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Kiwanis

The weekly Kiwanis meeting was held 12:05 p.m. Tuesday, Jan 30, at the Windrow meeting room with 22 members and two guests. President Korina Loudon presided, Dennis Carter gave the prayer and Lori Harvey was the finemaster.

The program was given by Ray Gaesser of Adams County. He is running for Iowa Secretary of Agriculture. Gaesser has been a past president of the Iowa Soybean Association and many other agriculture groups that work to benefit farmers and farmground. He has traveled extensively in the United States and abroad to promote the farming industry and safe land practices. Gaesser talked about many subjects and answered members’ questions.

The annual pancake Kiwanis fundraiser is scheduled from 11 a.m. to 7 p.m. March 13 at Creston First United Methodist Church, 400 N. Elm St. Members will have tickets soon to sell for this great cause.

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CARSPA

Creston Area Retired School Personnel Association (CARSPA) held its meeting Jan. 9 in the Del Richardson Conference Room at Greater Regional Medical Center in Creston.

Following breakfast, members enjoyed an informative presentation by Jody Sheriff of Greenfield. Sheriff earned gold (1991) and silver (2007) medals in bowling representing the United States in international competitions at the Special Olympics World Summer Games in Shanghai, China, and Minneapolis, Minnesota. Eunice Kennedy Shriver put the gold medal around Sheriff ‘s neck, and that was a very special memory for her. When in China, Sheriff had a host family. She said she continues to be “on this kick with origami stuff right now.”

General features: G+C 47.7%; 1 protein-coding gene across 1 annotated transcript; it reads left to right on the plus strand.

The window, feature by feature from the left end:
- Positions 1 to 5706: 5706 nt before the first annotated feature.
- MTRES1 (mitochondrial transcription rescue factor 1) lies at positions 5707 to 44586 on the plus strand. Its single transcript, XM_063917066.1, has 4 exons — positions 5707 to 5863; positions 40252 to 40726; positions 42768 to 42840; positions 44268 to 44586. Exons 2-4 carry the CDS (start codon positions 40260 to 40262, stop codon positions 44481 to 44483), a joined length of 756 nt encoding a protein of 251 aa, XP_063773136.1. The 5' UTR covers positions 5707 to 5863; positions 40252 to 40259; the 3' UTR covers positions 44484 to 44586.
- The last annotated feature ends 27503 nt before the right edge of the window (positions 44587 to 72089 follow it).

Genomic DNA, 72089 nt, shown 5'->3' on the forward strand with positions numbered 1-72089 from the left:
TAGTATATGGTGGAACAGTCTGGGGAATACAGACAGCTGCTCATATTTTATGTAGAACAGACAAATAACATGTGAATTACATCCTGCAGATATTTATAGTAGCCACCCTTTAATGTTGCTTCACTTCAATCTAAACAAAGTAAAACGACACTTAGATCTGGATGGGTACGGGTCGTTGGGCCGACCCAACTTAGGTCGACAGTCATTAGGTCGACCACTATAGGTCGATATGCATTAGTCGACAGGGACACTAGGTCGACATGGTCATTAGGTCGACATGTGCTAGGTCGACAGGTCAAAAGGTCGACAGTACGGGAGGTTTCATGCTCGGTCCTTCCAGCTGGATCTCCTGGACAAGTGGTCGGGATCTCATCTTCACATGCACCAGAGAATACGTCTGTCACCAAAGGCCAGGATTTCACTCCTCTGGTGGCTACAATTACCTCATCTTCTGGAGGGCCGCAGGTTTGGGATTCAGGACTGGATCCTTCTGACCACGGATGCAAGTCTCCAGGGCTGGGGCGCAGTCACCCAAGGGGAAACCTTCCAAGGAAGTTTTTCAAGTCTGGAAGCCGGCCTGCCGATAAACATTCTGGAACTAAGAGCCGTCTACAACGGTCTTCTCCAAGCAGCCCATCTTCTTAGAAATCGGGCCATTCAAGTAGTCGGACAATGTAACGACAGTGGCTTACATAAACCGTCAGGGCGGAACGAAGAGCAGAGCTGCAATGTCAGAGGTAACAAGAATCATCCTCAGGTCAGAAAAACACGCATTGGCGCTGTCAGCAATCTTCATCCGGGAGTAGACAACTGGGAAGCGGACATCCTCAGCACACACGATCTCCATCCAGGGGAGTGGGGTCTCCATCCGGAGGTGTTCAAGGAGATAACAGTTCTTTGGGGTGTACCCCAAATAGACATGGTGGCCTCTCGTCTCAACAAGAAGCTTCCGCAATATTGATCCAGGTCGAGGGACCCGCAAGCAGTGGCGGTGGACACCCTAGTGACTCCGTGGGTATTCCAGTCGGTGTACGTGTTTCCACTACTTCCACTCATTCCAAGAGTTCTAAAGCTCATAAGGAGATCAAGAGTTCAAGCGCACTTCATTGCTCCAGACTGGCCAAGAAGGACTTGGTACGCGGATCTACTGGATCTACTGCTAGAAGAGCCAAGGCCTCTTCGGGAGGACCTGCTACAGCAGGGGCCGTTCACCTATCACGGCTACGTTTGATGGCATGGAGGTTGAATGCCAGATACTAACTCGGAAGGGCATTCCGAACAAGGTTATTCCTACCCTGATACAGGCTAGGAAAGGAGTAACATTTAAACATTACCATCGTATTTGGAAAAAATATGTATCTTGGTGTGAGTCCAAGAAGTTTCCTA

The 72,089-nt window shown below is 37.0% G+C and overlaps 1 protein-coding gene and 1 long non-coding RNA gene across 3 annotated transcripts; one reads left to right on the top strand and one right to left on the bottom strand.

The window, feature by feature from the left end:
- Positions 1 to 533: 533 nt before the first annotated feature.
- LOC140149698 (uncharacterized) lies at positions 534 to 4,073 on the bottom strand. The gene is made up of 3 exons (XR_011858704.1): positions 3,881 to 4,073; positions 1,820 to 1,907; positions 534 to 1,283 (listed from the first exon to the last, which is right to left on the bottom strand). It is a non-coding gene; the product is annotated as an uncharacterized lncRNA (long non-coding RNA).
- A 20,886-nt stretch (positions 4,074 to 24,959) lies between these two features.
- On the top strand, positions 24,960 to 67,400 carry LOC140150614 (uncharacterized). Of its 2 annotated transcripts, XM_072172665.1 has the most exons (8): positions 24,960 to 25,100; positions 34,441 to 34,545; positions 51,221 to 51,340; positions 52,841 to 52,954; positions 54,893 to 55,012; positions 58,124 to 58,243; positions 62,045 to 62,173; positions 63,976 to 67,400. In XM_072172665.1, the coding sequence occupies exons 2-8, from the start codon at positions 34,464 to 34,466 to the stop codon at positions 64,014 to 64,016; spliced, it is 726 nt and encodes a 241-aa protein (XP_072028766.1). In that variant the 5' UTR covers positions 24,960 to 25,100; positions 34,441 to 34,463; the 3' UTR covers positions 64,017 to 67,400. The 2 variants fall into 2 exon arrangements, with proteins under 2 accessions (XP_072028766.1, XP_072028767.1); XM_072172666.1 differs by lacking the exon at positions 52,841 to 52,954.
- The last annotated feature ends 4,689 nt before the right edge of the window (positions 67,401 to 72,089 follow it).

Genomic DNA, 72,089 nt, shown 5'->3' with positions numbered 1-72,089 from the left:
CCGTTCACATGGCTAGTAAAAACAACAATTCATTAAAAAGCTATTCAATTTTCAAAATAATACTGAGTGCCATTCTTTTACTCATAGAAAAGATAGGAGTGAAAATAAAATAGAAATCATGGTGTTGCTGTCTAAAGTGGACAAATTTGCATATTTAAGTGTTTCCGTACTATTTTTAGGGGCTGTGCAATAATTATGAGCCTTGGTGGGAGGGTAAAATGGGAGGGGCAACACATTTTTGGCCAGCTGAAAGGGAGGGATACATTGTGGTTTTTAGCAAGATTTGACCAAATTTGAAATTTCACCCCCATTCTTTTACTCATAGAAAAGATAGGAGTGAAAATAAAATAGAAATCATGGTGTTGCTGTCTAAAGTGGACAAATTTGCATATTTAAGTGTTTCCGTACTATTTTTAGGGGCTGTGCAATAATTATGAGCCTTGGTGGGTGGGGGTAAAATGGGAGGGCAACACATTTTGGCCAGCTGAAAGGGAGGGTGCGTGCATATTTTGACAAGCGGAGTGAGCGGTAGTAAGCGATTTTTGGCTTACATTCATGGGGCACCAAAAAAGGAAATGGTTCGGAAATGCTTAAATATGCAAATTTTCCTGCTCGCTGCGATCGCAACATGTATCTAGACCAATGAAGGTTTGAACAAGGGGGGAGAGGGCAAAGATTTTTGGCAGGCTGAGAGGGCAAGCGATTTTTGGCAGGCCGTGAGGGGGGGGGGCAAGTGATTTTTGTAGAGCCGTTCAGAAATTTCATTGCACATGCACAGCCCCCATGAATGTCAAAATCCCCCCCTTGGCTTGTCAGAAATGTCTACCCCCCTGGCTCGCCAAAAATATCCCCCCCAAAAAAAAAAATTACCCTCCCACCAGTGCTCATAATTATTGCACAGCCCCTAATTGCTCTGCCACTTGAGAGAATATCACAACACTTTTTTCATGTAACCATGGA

Sheriff’s parents, Eileen and Cliff Sheriff of Greenfield, also traveled to China in 2007 to cheer on the U.S. team. They shared some of their memories, as well.

A business meeting followed. Members’ monetary contribution of $14 was collected and donated to Creston Elementary School for the purchase of extra Kleenex tissues during the school year.

On Feb. 13, Jane Brown will speak about Creston’s McKinley Park.

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Ladies Literary Circle

Creston Ladies Literary Circle met Sept. 22 at Crestmoor Golf Club with Dottie Dunphy hostessing and 19 members present.

President Judith Wachter opened the meeting with roll call.

Treasurer Vera Fengler gave the treasurer’s report. The treasurer’s report was approved.

The meeting was adjourned and turned over to to committee member Vanita Moberg, who briefly introduced reviewer Marcia Fulton. Fulton gave a short history of author and poet Robert Service.

Service was born in 1874 in Preston, England, the oldest of 10 children. He was quiet and loved to read, but did not like school and was expelled at age 14. He worked in a shipping yard before working at his father’s bank. He spent his free time reading, and was very adventurous. He went from banking to professional sports to theater to working at a bar. Soon, he decided to live as a hobo after reading about it, boarded a boat and headed to Montreal, Canada. He eventually moved to Vancouver.

Service worked as a dishwasher when he heard about the Klondike gold rush. He went to British Columbia and wrote a newspaper story about it. His first real published work was “The Christmas Card” which became an instant success and he was finally known in the literary world.